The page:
#3 Modification to 0.23.4 to compile with Borland C++

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nobody
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2012-10-02
2008-03-04
Howard Jeng
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File modifications for 0.23.4 to allow quex generated code to compile with Borland's 2006 C++ compiler.

This required the creation of a new header for integer types (/code_base/compatibility/win/borland_int.h) and modifications so that the header would be included if being compiled with Borland's C++ compiler.

Also in a few places, quex relied on non-standard behavior in standard headers. Include files like cstdio and cstdlib are only guaranteed by the C++ standard to place the definitions in the std namespace, though many compilers, like gcc and MSVC, also place the definitions in the root namespace. However, Borland does not do this. Quex was including the cstdio and using definitions from the root namespace rather than the std namespace, so would fail to compile under Borland C++.

Discussion

  • Howard Jeng
    Howard Jeng
    2008-03-04

    0.23.4 modification for Borland C++

     
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    Thanks for the Borland adaptions.

    However, I am not aware, that g++ does place definitions
    in the root namespace. It has been probably 10 years
    that this is not longer the case (ca. gcc 2.9.5 or so).

    In any case, it is better to refer to definitions explicitly
    either by "using namespace X" or "X::" prefixes. Would you
    mind pointing the places where the quex produced code relies
    on placement of "std::" and others in the root namespace?

    Thanks.

     
  • Howard Jeng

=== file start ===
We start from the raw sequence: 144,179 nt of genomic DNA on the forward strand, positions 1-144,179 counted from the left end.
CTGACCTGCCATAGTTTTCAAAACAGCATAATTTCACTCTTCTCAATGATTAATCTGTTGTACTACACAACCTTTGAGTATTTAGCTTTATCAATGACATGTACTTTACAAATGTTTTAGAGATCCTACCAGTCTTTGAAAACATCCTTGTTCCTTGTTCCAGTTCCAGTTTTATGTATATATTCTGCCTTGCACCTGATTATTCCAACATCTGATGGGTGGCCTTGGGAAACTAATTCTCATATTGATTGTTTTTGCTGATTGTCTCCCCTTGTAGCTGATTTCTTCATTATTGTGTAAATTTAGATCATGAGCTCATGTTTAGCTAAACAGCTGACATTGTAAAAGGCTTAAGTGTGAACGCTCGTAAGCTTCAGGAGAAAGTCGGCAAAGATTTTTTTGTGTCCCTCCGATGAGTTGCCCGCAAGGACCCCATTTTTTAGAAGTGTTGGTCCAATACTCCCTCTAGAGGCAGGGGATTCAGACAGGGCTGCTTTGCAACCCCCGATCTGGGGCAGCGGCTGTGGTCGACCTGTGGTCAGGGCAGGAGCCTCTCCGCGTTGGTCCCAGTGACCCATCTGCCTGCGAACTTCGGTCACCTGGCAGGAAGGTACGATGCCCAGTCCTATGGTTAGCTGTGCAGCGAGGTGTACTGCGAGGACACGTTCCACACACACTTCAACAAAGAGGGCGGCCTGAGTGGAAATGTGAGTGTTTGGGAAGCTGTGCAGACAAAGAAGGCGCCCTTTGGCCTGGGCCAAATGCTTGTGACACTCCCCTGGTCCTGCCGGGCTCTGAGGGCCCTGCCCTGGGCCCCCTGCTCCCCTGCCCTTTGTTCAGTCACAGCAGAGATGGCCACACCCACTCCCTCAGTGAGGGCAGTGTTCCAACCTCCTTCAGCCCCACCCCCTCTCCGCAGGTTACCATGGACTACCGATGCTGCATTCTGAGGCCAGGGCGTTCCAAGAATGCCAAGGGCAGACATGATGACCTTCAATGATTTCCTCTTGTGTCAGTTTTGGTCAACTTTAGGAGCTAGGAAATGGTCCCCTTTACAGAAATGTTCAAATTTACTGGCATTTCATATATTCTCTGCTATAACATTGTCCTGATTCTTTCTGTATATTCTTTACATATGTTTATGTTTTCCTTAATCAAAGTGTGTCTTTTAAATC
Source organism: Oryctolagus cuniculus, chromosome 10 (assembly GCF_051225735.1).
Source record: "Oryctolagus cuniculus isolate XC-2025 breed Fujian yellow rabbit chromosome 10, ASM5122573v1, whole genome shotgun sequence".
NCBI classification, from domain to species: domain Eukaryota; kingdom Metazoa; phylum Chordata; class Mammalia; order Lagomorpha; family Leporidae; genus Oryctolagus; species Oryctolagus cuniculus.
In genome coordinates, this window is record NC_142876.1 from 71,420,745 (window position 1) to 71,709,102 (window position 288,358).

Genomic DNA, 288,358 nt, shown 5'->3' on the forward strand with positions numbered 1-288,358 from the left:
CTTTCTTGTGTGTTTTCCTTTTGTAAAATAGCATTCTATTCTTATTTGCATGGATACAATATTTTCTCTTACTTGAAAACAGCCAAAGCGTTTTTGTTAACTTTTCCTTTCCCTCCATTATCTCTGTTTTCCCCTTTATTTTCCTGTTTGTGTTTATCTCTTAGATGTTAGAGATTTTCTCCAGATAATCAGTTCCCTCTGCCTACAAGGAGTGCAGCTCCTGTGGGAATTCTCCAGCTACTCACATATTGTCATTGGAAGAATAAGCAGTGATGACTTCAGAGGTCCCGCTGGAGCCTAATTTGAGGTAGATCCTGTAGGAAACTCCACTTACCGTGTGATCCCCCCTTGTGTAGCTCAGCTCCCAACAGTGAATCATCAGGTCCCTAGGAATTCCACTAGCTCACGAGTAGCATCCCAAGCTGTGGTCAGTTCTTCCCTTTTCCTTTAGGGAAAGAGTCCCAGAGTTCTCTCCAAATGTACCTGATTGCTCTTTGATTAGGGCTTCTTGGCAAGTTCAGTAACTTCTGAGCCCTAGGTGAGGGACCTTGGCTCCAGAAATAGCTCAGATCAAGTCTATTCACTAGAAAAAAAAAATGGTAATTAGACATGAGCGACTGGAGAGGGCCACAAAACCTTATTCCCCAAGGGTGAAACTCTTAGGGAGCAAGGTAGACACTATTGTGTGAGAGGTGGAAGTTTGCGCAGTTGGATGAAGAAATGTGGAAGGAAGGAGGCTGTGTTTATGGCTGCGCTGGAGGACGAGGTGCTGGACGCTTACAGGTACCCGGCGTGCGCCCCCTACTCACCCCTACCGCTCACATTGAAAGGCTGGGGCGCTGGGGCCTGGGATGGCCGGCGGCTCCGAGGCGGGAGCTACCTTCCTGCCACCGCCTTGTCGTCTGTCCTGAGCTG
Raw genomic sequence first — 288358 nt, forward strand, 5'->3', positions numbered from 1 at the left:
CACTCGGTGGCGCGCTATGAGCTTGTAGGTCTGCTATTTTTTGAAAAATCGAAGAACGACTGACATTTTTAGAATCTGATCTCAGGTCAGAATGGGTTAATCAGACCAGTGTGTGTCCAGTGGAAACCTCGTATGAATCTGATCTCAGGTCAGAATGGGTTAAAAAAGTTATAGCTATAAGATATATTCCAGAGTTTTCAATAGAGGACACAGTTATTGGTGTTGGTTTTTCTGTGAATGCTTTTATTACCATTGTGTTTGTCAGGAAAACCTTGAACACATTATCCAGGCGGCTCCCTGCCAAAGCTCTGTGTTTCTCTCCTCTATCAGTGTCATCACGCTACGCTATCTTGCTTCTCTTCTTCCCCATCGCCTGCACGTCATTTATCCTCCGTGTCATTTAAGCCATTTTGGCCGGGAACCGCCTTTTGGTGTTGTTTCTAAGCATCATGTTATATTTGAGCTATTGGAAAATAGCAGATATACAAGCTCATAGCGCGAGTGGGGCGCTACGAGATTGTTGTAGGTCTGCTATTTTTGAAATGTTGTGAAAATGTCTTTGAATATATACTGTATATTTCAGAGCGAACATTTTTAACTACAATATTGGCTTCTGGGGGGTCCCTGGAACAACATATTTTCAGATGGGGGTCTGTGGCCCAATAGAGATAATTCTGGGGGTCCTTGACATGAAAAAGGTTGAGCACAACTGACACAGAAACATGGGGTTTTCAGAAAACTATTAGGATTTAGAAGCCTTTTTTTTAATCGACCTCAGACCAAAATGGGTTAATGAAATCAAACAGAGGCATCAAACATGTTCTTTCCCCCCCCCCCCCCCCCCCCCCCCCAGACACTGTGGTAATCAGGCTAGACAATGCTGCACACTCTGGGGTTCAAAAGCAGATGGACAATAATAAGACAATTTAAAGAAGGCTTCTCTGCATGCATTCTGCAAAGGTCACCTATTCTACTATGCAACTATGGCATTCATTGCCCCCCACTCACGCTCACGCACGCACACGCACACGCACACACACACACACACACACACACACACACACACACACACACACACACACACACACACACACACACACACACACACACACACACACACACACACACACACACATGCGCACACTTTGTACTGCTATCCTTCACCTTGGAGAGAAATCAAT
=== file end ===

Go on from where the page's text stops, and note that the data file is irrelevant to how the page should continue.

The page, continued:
Howard Jeng
    2008-03-05

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    I know what you're thinking about. The gcc compiler used to use namespace std as an alias for the root namespace, but that's not what I'm referring to here. If you look at the source for the <cstdio> header in gcc (well 3.4.2 and 3.4.4 anyways), you'll see it does something like:

    include <stdio.h>

    namespace std {
    using ::FILE;
    using ::fpos_t;
    //...
    }

    This puts the declarations in the root namespace first and then imports them into the std namespace, which means that when you #include <cstdio>, you have the declarations in both namespaces. However, the C++ standard only guarantees that when you #include <cstdio> the declarations are available in the std namespace. In order for the definitions to be guaranteed to be in the root namespace you need to #include <stdio.h>.

    In any case, here is a list of places that rely on symbols being in the root namespace:
    input_strategy:42 FILE
    input_strategy:45 FILE
    input_strategy:53 FILE

    buffer_core.i:276 abort
    buffer_core.i:279 abort

    circular_queue:94-99 abort

    generated Lexer-token_ids file:map_id_to_name() sprintf
    generated Lexer. file:Lexer constructor declaration FILE
    generated Lexer. file:Lexer(const std::string &, const char ) definition FILE, fopen
    generated Lexer. file:Lexer(FILE
    , const char *) definition FILE

    This list may not be complete.

     
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    I'd vote for a little ping pong game. Let me do the changes
    and you're gonna tell me if everything works out propperly.
    I'll try to find a way to detect the places on my own, so
    it's hoperfully not going to take too many iterations.

     
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    Tried to be implemented in 0.23.6.

     
  • Howard Jeng
    Howard Jeng
    2008-03-05